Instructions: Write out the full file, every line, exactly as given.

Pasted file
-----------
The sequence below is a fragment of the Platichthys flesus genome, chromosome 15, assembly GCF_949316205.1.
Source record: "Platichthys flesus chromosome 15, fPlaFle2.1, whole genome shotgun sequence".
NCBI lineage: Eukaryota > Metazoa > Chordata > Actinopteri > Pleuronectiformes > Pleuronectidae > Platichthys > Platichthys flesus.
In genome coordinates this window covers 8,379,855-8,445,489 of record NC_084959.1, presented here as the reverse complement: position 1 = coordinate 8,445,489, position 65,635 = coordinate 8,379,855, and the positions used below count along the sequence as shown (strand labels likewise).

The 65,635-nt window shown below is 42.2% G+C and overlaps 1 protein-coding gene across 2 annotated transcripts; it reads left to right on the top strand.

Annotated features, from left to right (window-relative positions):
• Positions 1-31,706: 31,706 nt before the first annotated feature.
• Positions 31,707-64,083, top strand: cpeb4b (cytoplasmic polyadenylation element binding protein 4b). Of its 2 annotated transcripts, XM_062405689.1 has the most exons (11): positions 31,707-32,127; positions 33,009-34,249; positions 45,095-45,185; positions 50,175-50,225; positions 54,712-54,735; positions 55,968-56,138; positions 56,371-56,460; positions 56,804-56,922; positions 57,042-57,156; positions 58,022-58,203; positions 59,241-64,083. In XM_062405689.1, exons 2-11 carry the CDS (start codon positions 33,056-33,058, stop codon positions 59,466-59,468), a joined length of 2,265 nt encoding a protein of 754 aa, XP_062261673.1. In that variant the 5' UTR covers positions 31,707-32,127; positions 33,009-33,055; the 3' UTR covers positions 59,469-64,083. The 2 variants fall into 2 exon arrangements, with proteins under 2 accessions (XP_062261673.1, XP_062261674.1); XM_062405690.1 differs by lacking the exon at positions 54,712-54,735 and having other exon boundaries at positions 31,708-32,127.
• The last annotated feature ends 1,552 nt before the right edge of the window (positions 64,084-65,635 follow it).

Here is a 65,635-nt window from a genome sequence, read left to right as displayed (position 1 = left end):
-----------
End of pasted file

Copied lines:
The sequence below is a fragment of the Platichthys flesus genome, chromosome 15, assembly GCF_949316205.1.
Source record: "Platichthys flesus chromosome 15, fPlaFle2.1, whole genome shotgun sequence".
NCBI lineage: Eukaryota > Metazoa > Chordata > Actinopteri > Pleuronectiformes > Pleuronectidae > Platichthys > Platichthys flesus.
In genome coordinates this window covers 8,379,855-8,445,489 of record NC_084959.1, presented here as the reverse complement: position 1 = coordinate 8,445,489, position 65,635 = coordinate 8,379,855, and the positions used below count along the sequence as shown (strand labels likewise).

The 65,635-nt window shown below is 42.2% G+C and overlaps 1 protein-coding gene across 2 annotated transcripts; it reads left to right on the top strand.

Annotated features, from left to right (window-relative positions):
• Positions 1-31,706: 31,706 nt before the first annotated feature.
• Positions 31,707-64,083, top strand: cpeb4b (cytoplasmic polyadenylation element binding protein 4b). Of its 2 annotated transcripts, XM_062405689.1 has the most exons (11): positions 31,707-32,127; positions 33,009-34,249; positions 45,095-45,185; positions 50,175-50,225; positions 54,712-54,735; positions 55,968-56,138; positions 56,371-56,460; positions 56,804-56,922; positions 57,042-57,156; positions 58,022-58,203; positions 59,241-64,083. In XM_062405689.1, exons 2-11 carry the CDS (start codon positions 33,056-33,058, stop codon positions 59,466-59,468), a joined length of 2,265 nt encoding a protein of 754 aa, XP_062261673.1. In that variant the 5' UTR covers positions 31,707-32,127; positions 33,009-33,055; the 3' UTR covers positions 59,469-64,083. The 2 variants fall into 2 exon arrangements, with proteins under 2 accessions (XP_062261673.1, XP_062261674.1); XM_062405690.1 differs by lacking the exon at positions 54,712-54,735 and having other exon boundaries at positions 31,708-32,127.
• The last annotated feature ends 1,552 nt before the right edge of the window (positions 64,084-65,635 follow it).

Here is a 65,635-nt window from a genome sequence, read left to right as displayed (position 1 = left end):